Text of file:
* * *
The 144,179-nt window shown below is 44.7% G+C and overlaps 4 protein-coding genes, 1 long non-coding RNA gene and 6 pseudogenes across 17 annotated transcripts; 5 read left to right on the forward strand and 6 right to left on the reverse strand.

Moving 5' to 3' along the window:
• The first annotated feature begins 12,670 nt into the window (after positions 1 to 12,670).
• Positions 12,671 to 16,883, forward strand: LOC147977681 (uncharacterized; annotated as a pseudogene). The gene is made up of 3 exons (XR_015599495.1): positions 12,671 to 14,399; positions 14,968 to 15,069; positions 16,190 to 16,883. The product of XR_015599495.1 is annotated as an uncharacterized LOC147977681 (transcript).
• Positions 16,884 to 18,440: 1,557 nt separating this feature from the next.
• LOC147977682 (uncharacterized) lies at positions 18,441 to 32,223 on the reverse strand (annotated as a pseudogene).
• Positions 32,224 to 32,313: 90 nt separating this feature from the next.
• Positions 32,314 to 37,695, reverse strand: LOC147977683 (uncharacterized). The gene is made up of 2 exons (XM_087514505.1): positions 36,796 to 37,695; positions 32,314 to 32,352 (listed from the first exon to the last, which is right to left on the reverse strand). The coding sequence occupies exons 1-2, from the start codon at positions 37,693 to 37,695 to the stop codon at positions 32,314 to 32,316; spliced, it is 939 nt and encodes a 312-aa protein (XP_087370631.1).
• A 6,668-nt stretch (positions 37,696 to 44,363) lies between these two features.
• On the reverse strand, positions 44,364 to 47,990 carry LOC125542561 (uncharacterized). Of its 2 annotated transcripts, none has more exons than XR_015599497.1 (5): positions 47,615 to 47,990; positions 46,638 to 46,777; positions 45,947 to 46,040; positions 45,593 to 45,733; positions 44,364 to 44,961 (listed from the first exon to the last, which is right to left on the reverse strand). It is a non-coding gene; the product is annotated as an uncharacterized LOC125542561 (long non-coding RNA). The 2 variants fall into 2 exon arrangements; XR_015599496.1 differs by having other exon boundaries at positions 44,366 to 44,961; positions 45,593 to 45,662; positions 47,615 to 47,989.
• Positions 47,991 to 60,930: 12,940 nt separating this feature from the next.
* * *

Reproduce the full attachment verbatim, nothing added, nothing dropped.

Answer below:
The 144,179-nt window shown below is 44.7% G+C and overlaps 4 protein-coding genes, 1 long non-coding RNA gene and 6 pseudogenes across 17 annotated transcripts; 5 read left to right on the forward strand and 6 right to left on the reverse strand.

Moving 5' to 3' along the window:
• The first annotated feature begins 12,670 nt into the window (after positions 1 to 12,670).
• Positions 12,671 to 16,883, forward strand: LOC147977681 (uncharacterized; annotated as a pseudogene). The gene is made up of 3 exons (XR_015599495.1): positions 12,671 to 14,399; positions 14,968 to 15,069; positions 16,190 to 16,883. The product of XR_015599495.1 is annotated as an uncharacterized LOC147977681 (transcript).
• Positions 16,884 to 18,440: 1,557 nt separating this feature from the next.
• LOC147977682 (uncharacterized) lies at positions 18,441 to 32,223 on the reverse strand (annotated as a pseudogene).
• Positions 32,224 to 32,313: 90 nt separating this feature from the next.
• Positions 32,314 to 37,695, reverse strand: LOC147977683 (uncharacterized). The gene is made up of 2 exons (XM_087514505.1): positions 36,796 to 37,695; positions 32,314 to 32,352 (listed from the first exon to the last, which is right to left on the reverse strand). The coding sequence occupies exons 1-2, from the start codon at positions 37,693 to 37,695 to the stop codon at positions 32,314 to 32,316; spliced, it is 939 nt and encodes a 312-aa protein (XP_087370631.1).
• A 6,668-nt stretch (positions 37,696 to 44,363) lies between these two features.
• On the reverse strand, positions 44,364 to 47,990 carry LOC125542561 (uncharacterized). Of its 2 annotated transcripts, none has more exons than XR_015599497.1 (5): positions 47,615 to 47,990; positions 46,638 to 46,777; positions 45,947 to 46,040; positions 45,593 to 45,733; positions 44,364 to 44,961 (listed from the first exon to the last, which is right to left on the reverse strand). It is a non-coding gene; the product is annotated as an uncharacterized LOC125542561 (long non-coding RNA). The 2 variants fall into 2 exon arrangements; XR_015599496.1 differs by having other exon boundaries at positions 44,366 to 44,961; positions 45,593 to 45,662; positions 47,615 to 47,989.
• Positions 47,991 to 60,930: 12,940 nt separating this feature from the next.